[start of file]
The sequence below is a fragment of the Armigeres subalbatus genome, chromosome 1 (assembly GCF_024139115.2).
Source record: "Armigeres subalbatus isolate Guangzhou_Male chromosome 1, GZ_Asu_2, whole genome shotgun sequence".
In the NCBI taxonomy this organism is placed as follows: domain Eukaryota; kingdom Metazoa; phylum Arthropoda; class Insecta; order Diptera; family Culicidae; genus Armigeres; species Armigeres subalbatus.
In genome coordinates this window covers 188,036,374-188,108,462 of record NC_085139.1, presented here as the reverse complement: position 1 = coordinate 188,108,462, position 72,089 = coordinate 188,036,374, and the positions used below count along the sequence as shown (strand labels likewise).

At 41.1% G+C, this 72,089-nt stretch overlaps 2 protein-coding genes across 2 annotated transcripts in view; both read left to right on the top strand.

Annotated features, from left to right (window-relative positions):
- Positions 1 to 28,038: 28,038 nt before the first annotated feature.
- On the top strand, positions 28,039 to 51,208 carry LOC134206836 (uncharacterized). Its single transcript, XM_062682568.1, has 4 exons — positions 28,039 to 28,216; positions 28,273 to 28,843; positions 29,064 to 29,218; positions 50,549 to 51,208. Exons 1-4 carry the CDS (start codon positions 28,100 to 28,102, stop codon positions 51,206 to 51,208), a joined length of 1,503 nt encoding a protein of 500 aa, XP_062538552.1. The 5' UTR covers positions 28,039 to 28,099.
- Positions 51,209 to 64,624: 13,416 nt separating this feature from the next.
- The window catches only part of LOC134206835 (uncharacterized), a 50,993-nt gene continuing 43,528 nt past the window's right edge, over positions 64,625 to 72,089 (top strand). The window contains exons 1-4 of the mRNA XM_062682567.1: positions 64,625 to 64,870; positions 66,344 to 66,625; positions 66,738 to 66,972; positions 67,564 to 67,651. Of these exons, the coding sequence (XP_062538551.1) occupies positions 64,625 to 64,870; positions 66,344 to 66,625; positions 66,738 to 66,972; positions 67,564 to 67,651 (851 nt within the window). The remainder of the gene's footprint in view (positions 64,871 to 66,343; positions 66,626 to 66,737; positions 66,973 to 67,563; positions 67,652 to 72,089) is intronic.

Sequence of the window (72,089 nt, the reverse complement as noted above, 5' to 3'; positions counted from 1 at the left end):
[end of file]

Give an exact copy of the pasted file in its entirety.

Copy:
The sequence below is a fragment of the Armigeres subalbatus genome, chromosome 1 (assembly GCF_024139115.2).
Source record: "Armigeres subalbatus isolate Guangzhou_Male chromosome 1, GZ_Asu_2, whole genome shotgun sequence".
In the NCBI taxonomy this organism is placed as follows: domain Eukaryota; kingdom Metazoa; phylum Arthropoda; class Insecta; order Diptera; family Culicidae; genus Armigeres; species Armigeres subalbatus.
In genome coordinates this window covers 188,036,374-188,108,462 of record NC_085139.1, presented here as the reverse complement: position 1 = coordinate 188,108,462, position 72,089 = coordinate 188,036,374, and the positions used below count along the sequence as shown (strand labels likewise).

At 41.1% G+C, this 72,089-nt stretch overlaps 2 protein-coding genes across 2 annotated transcripts in view; both read left to right on the top strand.

Annotated features, from left to right (window-relative positions):
- Positions 1 to 28,038: 28,038 nt before the first annotated feature.
- On the top strand, positions 28,039 to 51,208 carry LOC134206836 (uncharacterized). Its single transcript, XM_062682568.1, has 4 exons — positions 28,039 to 28,216; positions 28,273 to 28,843; positions 29,064 to 29,218; positions 50,549 to 51,208. Exons 1-4 carry the CDS (start codon positions 28,100 to 28,102, stop codon positions 51,206 to 51,208), a joined length of 1,503 nt encoding a protein of 500 aa, XP_062538552.1. The 5' UTR covers positions 28,039 to 28,099.
- Positions 51,209 to 64,624: 13,416 nt separating this feature from the next.
- The window catches only part of LOC134206835 (uncharacterized), a 50,993-nt gene continuing 43,528 nt past the window's right edge, over positions 64,625 to 72,089 (top strand). The window contains exons 1-4 of the mRNA XM_062682567.1: positions 64,625 to 64,870; positions 66,344 to 66,625; positions 66,738 to 66,972; positions 67,564 to 67,651. Of these exons, the coding sequence (XP_062538551.1) occupies positions 64,625 to 64,870; positions 66,344 to 66,625; positions 66,738 to 66,972; positions 67,564 to 67,651 (851 nt within the window). The remainder of the gene's footprint in view (positions 64,871 to 66,343; positions 66,626 to 66,737; positions 66,973 to 67,563; positions 67,652 to 72,089) is intronic.

Sequence of the window (72,089 nt, the reverse complement as noted above, 5' to 3'; positions counted from 1 at the left end):